Yesterday I spent a few hours standing outside a natural grocery store collecting items for one of the local food pantries, called Just Food. I did this about a month ago as well, at a large chain grocery store. I remember thinking how awesome it would be if we could collect food at the natural grocer, and how generous people would be, right? You can guess where this is going. For two hours I had to fake a smile to some of the rudest, most arrogant people in this town, which is quite unfortunate.
I do hate to generalize, but I will anyway. Shopping at the natural grocer is quite expensive. I get that you can’t judge a person by what they have, what they wear or what they drive, because it is quite possible that none of those things are paid for, and that their debt has overgrown their lives like moss. But…I still find it curious that the individuals with (to the eye) have the most money, are less willing to help than those with (seemingly) less money.
I get it though. At this point in my life, I’m probably just above the poverty line. I’m not complaining, I have everything I need and quite enjoy my life, but there have been times when my savings account started to increase, and that, is when I found it harder to give. The less I have, the less concerned I am with maintaining my bank account, and the more willing I am to give what I have.
I was given a barrel to collect items in at the grocer yesterday. It was not clearly marked and looked very much like a trash can. One man, not paying any attention to me, walked by and threw his soda in the barrel. I wasn’t mean about it, but I did let him know the barrel was not a trashcan. I picked up the soda and threw it away. A little while later, he came out of the store with a jar of peanut butter and commented that he “could” put that in there. Old people gave, children gave, but it’s always the people I judge, that surprise me the most, and give.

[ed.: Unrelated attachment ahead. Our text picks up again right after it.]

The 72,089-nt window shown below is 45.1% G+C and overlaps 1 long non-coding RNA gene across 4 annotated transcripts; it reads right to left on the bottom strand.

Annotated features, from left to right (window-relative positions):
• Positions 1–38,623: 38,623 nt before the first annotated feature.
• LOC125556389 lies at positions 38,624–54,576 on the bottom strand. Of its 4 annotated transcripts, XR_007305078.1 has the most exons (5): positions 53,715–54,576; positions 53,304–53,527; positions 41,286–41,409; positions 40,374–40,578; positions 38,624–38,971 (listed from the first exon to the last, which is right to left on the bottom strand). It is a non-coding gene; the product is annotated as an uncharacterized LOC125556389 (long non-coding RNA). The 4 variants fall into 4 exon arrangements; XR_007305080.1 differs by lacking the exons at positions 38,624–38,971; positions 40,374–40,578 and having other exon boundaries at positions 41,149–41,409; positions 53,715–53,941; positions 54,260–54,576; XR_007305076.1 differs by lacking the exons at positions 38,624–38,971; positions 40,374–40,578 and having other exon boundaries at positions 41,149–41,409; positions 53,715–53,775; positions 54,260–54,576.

This morning I got the most wonderful email regarding the craigslist ad I had posted a couple weeks ago (see previous blog):
“Wondering how your project is going? I don’t need help, but am interested in what you’re doing. I’m originally from Kansas and am moving back there this summer. I’m young and in pretty good shape, own a truck, and I’m self employed so I have nothing but time on my hands – I don’t know what your situation is or who you even are, but if you’re still doing this when I get there I’m more than willing to join up with anything that might seem easier with a second person”.
I’m not going to lie, it would be way easier to give this up and just give when something crosses my path, and as I’ve said before, I am so sick of giving. I am so embarrassed to even write that. What kind of person gets “sick of giving”? Apparently I am whatever kind of person that kind of person is, but that email gave me a little boost and I appreciated it.
I don’t write about every situation as it would be extremely boring and time consuming, but I do want to share examples of giving, as this is a daily intention. I feel guilty that I even “count” some of these, but maybe giving doesn’t have to be as hard as I am making it? So this week I: wrote a couple letters, shared some cheese, cooked dinner and extended an open invitation for anyone to join (though no one did), shared a fan, took a grocery cart in for the cutest little old lady, complimented others and offered my empty egg cartons to a person I don’t like who is getting chickens. Did I really have to throw in the I don’t like part? If the intent is to give what I have, then I only have to give what I have, even if it is “just” a compliment.
This week I: wasn’t so good about practicing patience on the road, there were too many unqualified to be on the road, drivers.
Lesson: I am whatever kind of person that kind of person is.